Friday December 4, 2020

For our Advent devotionals we are looking deeper at some of our favorite carols.

Today’s Scripture: John 2:8-12

That night there were shepherds staying in the fields nearby, guarding their flocks of sheep. Suddenly, an angel of the Lord appeared among them, and the radiance of the Lord’s glory surrounded them. They were terrified, 10 but the angel reassured them. “Don’t be afraid!” he said. “I bring you good news that will bring great joy to all people. 11 The Savior—yes, the Messiah, the Lord—has been born today in Bethlehem, the city of David! 12 And you will recognize him by this sign: You will find a baby wrapped snugly in strips of cloth, lying in a manger.”

Today’s Carol: The First Nowell

The first Nowell the angel did say, Was to certain poor shepherds in fields as they lay;

In fields where they lay keeping their sheep, On a cold winter’s night that was so deep.

Nowell, Nowell, Nowell, Nowell, Born is the King of Israel.

For all to see there was a star, Shining in the east, beyond them far,

And to the earth it gave great light, And so it continued both day and night.

Nowell, Nowell, Nowell, Nowell, Born is the King of Israel.

Then let us all with one accord, Sing praises to our heavenly Lord

Who hath made heav’n and earth of naught, And with His blood mankind hath bought.

Nowell, Nowell, Nowell, Nowell, Born is the King of Israel.

Today’s Devotional

This carol is one of those songs that have helped define what we think the first Christmas (or Nowell, or Noel) was like. It has helped create in our collective minds the ambiance around the birth of Jesus. For example, in this carol’s first verse we sing about the shepherds asleep in their fields on a “cold winter’s night that was so deep”. Jesus was most likely born in the Spring or Summer. Shepherds tend to protect their sheep in cold weather rather than leave them out in the field.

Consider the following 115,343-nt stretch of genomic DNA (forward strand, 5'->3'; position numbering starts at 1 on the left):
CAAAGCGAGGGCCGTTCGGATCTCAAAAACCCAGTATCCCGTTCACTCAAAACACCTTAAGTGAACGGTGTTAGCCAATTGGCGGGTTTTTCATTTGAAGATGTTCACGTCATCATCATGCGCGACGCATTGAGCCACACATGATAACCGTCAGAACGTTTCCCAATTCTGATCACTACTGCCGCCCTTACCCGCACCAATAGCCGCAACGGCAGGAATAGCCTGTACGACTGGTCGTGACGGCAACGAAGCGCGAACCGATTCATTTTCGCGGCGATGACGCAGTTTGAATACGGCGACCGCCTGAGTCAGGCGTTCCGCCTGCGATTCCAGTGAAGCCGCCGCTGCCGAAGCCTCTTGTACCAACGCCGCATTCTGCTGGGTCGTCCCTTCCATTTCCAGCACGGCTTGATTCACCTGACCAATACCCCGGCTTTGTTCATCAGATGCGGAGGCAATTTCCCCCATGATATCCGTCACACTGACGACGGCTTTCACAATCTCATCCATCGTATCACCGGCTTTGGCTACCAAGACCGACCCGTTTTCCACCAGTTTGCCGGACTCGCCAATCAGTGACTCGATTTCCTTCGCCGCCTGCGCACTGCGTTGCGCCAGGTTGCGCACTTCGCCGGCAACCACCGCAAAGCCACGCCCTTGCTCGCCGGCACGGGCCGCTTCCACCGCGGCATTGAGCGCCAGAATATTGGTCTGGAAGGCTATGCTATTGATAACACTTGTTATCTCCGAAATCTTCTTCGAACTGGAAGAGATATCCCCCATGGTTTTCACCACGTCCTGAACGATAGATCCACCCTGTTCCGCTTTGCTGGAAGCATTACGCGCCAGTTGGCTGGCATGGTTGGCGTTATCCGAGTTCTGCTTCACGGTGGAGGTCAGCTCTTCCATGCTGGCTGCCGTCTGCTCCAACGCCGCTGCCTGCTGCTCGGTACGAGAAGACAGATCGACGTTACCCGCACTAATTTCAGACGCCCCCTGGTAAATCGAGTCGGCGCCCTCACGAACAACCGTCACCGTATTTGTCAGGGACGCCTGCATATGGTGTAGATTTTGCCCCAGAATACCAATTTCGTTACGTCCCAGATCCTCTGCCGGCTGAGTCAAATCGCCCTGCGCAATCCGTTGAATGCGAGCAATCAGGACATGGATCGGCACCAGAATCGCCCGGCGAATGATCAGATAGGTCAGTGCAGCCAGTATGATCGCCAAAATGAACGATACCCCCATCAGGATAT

Also, we know that the star which guided the wise men most likely appeared several years AFTER the birth of Jesus. Scripture tells us the wise men came to a house – not a manger – and visited a child – not a baby.

But we celebrate Christmas in December which means, in the Northern Hemisphere, it’s cold. So it makes since that we sing about the shepherds being in their fields on a cold winter’s night. It makes since, but does it matter. Should we change the lyrics

Short answer: No. But we should be aware of the culture of Christmas we have created.

The problem comes when or if we get attached to the accoutrements of the season instead of the reason for the season. We can get so caught up in the carols and cold winter nights and decorations and peppermint milkshakes and Hallmark Christmas movies that we soon loose sight of what is truly important.

Our carol today actually helps us realize that the stuff of Christmas has its place – but the meaning of Christmas is what is important. Take a look back at the last verse: “and with His blood mankind hath bought”. It’s ok to enjoy the atmosphere of Christmas. In fact, this year I think it’s really needed. But we need to sing all the way to the last verse because when the last verse is sung, we remember how the story ends. And that’s worth celebrating!

Today’s Prayer

God thank you that we can enjoy the culture around Christmas in ways that bring us joy and happiness. But help us to stay focused on the last verse as we sing praises to our heavenly Lord.


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